“China’s reaction to Mr. Trump’s legitimate defence of the American homeland has been a Great Wall of denial – despite incontrovertible evidence of Beijing’s illicit and protectionist behaviour. Instead, China is attacking American farmers with the threat of retaliatory tariffs in the apparent hope of rattling a key component of the coalition that put Mr. Trump in office. There is a reason, however, that the president sits behind the Resolute desk in the Oval Office. And when he stands, Mr Trump stands up for the American people – and American farmers.” Peter Navarro writing in the FT.
President Xi used his “Davos East” gathering to stake out the other side of the turf. He was nuanced, calm, and very comfortable. I lost a little sleep but listened to the interpreter as Xi delivered his speech. According to the Wall St. Journal, after the speech the People’s Daily “declared the notion that China’s moves were in response to U.S. pressure was ‘fantasy without regard for facts’.”
Trump stands up for farmers, says the key US spokesperson. Fantasy without regards for facts, says the official China news organ.
Xi talked about autos and reducing China’s tariffs on them. “We will considerably reduce auto import tariffs,” he claimed. To the unsophisticated American viewer, this prospect might seem like a Trump victory. Maybe so. But Peter Boockvar noted that China’s 25% tax on US imported autos “mostly impacts German car makers like BMW and Mercedes.” Peter notes that “GM and Ford” already have factories in China.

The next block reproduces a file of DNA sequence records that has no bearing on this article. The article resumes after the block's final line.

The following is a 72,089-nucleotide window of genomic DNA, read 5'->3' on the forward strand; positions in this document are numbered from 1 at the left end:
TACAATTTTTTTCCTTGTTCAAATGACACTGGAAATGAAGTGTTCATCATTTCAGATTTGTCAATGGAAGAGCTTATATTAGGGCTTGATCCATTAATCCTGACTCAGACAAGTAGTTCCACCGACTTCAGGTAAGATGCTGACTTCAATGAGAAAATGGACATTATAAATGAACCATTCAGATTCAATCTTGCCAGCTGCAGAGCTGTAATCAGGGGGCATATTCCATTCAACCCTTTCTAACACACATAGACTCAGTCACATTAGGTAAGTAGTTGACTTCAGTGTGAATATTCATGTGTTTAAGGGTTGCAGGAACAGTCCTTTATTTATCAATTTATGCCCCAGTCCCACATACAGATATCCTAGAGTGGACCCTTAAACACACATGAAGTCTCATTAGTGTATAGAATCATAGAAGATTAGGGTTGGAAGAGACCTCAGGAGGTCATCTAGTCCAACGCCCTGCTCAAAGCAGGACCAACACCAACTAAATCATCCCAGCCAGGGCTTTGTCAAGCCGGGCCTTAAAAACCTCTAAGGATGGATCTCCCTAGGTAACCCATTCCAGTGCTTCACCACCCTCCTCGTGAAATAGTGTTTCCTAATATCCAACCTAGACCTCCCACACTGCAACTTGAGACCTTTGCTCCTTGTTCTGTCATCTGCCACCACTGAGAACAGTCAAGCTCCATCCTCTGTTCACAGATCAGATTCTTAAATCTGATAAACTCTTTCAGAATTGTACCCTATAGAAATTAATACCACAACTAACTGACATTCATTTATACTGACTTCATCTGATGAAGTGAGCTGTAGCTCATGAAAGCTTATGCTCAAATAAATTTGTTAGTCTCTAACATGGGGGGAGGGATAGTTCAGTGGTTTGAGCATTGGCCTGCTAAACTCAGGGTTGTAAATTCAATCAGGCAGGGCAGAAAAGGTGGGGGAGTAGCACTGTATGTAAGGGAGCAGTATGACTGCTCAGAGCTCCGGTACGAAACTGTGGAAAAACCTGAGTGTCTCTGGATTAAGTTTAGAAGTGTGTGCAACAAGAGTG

One little historical note about trade wars, courtesy of the Economist, April 7–13 issue – in an article entitled “Blow for Blow,” the writer discusses Canada’s response to the American Smoot-Hawley tariff of 1930, when Canada raised the tariff on eggs in retaliation for America’s doing the same: “Douglas Irwin of Dartmouth College reports that the number of eggs Canada exported to America fell 40% between 1929 and 1932. But the number going the other way plunged 99%”. Tit-for-tat retaliation has its risks.